The Interim Constitution of Nepal––a document of consensus among the key political players then and the main protagonists now––as amended, declared Nepal to be “an independent, indivisible, sovereign, secular, inclusive federal democratic republic State”. Why then did disagreements over federalism lead to the demise of the Constituent Assembly (CA), which represented the aspirations of the Nepali people to be governed democratically under a constitution drafted by their own elected representatives? Someone diagnosed the problem long ago––”Nepal became committed to federalism without actually having a large consensus on what it means in practice”. Fancy, fear and functionality (3Fs) represent different stages of the federalism discourse, now stuck at nature, names and numbers (3Ns).
THE FIRST F
The Madhes movement became the rallying point for extending the state restructuring theme of the People’s Movement to the demand for federalism. Clause 6 of the agreement signed between the government of Nepal and Madhesi People’s Rights Forum on August 30, 2007 states “While restructuring the state, an arrangement of a federal governance system comprised of provinces (Pradesh) with autonomy shall be made by keeping sovereignty, national unity and indivisibility of Nepal intact.” Demands for federalism came as a natural reaction to the over centralization of political power and economic resources in Kathmandu. But, like many other political slogans, it was also projected as a panacea to all problems rather than a well-thought out strategy for building a democratic, peaceful and prosperous nation.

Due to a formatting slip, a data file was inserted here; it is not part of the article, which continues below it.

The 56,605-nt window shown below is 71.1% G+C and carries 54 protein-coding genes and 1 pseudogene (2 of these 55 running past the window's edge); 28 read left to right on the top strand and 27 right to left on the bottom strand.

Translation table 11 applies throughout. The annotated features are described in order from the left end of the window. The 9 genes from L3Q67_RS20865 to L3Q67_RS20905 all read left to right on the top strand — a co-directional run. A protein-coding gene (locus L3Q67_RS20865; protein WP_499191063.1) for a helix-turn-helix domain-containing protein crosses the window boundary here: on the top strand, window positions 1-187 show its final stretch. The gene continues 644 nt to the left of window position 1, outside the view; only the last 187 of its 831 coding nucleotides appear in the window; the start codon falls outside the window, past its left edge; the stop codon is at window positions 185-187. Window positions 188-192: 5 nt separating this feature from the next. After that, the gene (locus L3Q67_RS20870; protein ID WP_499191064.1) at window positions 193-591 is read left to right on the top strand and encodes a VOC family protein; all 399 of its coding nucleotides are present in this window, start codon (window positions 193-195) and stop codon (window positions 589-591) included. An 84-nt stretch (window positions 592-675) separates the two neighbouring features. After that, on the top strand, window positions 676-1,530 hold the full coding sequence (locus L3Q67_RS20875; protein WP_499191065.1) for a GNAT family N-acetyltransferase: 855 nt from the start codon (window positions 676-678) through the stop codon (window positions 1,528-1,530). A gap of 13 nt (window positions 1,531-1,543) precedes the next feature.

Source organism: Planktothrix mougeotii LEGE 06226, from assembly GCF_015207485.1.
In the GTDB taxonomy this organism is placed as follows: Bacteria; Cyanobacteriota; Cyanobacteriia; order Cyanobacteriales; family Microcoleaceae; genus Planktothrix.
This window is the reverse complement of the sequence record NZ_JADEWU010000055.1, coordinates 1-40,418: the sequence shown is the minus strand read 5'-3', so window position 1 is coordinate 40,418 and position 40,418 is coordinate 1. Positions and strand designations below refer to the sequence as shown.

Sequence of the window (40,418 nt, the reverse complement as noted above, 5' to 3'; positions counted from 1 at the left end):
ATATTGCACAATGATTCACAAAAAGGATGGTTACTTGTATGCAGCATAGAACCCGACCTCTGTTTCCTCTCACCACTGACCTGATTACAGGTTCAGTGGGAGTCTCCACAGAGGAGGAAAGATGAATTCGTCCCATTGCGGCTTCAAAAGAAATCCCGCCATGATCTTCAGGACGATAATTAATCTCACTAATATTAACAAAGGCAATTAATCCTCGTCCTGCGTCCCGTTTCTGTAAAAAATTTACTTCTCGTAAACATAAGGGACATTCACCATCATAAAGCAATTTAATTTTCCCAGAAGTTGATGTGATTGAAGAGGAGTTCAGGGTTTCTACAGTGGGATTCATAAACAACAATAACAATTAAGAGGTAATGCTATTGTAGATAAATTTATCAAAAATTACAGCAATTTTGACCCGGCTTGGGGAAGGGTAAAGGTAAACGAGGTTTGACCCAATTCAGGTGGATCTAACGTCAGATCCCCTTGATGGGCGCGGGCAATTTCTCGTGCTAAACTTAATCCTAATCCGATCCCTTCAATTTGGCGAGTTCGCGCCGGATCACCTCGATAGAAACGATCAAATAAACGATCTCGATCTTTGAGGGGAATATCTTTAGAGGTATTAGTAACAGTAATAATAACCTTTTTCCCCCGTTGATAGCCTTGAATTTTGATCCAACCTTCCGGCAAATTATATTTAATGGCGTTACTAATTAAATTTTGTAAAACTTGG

Politics today relates little to the happiness of the people who want to enjoy the fruits of their hard work in peace, security and dignity, and who believed in the promise of a sovereign, independent, democratic, peaceful and prosperous Nepal. Is such a Nepal in the making? Why then do scholars talk of Nepal collapsing and the president and political leaders themselves warn of Nepal becoming another Afghanistan?